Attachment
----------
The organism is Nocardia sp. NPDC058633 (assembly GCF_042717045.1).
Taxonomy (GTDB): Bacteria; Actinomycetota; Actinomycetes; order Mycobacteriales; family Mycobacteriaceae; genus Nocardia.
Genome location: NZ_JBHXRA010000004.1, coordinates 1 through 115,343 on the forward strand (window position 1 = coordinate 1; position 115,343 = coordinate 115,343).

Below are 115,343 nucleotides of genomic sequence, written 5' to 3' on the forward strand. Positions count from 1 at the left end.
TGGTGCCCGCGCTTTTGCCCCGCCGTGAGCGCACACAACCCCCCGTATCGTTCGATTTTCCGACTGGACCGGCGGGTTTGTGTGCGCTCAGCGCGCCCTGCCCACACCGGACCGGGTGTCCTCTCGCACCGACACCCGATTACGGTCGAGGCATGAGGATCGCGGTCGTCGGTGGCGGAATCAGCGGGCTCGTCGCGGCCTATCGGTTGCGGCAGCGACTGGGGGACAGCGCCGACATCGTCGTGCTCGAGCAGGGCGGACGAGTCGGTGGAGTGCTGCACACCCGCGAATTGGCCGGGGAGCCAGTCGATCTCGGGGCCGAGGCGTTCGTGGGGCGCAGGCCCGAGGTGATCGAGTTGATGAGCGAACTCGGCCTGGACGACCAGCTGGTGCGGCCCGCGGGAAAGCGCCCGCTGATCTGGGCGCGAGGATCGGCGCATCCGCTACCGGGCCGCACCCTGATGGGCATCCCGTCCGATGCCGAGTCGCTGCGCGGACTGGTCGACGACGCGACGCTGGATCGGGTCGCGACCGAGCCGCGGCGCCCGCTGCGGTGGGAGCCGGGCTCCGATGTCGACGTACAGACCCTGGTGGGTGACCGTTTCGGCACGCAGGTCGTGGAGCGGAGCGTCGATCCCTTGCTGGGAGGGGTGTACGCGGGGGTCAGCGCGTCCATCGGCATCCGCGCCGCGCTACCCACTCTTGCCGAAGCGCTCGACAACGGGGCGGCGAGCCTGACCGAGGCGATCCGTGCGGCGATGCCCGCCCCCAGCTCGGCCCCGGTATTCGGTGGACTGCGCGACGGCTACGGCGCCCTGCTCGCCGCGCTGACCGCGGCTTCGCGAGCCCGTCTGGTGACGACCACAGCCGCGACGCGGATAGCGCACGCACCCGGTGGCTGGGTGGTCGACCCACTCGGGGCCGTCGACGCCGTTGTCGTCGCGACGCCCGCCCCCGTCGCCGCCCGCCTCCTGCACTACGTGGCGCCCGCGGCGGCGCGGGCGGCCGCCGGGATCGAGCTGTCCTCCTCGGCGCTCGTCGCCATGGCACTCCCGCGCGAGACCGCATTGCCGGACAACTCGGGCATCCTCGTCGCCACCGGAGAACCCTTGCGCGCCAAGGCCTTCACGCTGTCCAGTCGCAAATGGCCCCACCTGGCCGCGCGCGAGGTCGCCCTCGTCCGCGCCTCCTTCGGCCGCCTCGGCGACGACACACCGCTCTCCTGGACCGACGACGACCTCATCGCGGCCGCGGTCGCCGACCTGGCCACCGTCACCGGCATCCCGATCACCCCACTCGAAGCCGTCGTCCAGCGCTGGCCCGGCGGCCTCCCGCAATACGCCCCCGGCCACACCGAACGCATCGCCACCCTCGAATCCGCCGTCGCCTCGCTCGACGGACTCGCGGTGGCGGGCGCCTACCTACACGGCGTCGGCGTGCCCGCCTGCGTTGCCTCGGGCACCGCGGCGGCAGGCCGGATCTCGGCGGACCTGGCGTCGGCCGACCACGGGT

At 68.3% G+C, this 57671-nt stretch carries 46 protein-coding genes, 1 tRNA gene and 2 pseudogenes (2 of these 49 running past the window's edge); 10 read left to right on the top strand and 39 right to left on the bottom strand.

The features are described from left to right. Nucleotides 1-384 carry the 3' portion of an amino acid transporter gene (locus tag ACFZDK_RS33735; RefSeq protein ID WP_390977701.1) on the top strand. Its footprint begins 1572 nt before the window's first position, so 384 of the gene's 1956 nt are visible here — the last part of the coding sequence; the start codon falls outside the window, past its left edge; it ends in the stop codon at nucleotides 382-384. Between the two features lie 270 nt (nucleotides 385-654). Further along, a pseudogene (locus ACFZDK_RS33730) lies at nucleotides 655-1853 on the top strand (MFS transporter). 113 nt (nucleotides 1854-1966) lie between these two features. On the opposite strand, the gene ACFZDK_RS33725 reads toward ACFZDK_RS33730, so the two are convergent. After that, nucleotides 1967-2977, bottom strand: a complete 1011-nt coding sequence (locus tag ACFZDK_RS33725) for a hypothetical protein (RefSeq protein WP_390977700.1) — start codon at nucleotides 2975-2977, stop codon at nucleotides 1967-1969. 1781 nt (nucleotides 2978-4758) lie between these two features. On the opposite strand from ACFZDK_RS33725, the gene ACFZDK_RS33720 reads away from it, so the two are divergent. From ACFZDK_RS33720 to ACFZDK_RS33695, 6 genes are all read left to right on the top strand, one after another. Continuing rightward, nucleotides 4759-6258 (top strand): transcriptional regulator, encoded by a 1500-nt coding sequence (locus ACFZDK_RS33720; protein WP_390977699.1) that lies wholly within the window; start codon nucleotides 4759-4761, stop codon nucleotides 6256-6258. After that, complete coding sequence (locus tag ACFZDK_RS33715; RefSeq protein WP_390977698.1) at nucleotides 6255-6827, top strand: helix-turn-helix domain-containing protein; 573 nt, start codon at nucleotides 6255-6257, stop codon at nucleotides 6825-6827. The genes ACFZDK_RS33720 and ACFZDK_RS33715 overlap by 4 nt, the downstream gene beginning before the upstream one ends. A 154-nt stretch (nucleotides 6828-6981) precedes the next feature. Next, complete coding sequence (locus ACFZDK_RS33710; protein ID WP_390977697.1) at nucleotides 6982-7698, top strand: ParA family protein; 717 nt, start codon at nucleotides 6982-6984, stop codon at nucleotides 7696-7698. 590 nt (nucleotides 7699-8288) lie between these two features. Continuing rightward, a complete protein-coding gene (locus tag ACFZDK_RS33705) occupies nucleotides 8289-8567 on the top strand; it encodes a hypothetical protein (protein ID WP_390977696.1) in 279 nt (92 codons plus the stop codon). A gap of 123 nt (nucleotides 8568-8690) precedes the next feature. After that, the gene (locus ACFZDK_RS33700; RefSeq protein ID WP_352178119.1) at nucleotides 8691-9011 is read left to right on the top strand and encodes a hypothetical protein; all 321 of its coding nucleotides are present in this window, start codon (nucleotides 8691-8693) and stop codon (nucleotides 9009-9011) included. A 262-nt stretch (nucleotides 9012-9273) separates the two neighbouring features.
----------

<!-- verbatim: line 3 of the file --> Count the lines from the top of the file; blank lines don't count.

Genome location: NZ_JBHXRA010000004.1, coordinates 1 through 115,343 on the forward strand (window position 1 = coordinate 1; position 115,343 = coordinate 115,343).